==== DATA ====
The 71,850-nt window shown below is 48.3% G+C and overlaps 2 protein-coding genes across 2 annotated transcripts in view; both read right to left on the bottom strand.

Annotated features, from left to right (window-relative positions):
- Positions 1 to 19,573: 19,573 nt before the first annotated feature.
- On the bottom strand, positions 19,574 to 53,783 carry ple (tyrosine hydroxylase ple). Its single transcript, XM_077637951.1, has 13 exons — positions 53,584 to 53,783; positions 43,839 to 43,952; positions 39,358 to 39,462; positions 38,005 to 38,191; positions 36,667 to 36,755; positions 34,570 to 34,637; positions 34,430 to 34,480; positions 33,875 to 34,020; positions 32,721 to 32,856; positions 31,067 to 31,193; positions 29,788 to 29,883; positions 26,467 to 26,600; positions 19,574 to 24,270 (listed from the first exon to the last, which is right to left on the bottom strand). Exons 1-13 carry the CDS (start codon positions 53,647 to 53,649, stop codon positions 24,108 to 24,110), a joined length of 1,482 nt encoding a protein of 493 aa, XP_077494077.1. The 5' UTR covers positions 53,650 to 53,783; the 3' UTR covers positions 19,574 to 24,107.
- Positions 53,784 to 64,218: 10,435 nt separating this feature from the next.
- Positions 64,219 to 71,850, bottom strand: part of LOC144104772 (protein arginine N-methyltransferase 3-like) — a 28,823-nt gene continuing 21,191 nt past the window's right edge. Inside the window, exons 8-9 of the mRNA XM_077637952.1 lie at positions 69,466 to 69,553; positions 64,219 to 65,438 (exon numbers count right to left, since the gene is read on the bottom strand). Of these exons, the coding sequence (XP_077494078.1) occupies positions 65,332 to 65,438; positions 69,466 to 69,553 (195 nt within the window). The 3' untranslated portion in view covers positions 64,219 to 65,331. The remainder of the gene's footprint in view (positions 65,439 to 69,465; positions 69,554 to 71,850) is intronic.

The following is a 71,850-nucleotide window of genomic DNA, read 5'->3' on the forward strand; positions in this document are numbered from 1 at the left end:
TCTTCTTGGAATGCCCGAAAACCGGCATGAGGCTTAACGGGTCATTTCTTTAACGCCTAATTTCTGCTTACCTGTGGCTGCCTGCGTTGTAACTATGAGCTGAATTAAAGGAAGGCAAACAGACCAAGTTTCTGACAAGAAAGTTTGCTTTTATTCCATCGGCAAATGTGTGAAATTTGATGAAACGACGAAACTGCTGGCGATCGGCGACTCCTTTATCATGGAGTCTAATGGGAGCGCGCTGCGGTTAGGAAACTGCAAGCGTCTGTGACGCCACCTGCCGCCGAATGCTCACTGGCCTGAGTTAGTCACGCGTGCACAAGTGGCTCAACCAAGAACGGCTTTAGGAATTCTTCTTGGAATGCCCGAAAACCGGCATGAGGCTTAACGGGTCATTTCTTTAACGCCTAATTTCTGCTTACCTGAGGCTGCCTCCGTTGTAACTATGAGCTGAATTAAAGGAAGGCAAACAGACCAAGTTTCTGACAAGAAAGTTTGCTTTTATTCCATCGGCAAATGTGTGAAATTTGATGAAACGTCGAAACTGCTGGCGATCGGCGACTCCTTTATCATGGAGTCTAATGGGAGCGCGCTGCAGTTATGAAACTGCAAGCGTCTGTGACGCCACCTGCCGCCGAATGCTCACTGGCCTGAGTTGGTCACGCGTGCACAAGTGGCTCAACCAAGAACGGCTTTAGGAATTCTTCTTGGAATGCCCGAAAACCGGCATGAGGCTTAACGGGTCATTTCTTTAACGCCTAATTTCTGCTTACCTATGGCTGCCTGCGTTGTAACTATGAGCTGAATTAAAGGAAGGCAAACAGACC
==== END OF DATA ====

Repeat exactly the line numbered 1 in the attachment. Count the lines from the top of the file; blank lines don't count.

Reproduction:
The 71,850-nt window shown below is 48.3% G+C and overlaps 2 protein-coding genes across 2 annotated transcripts in view; both read right to left on the bottom strand.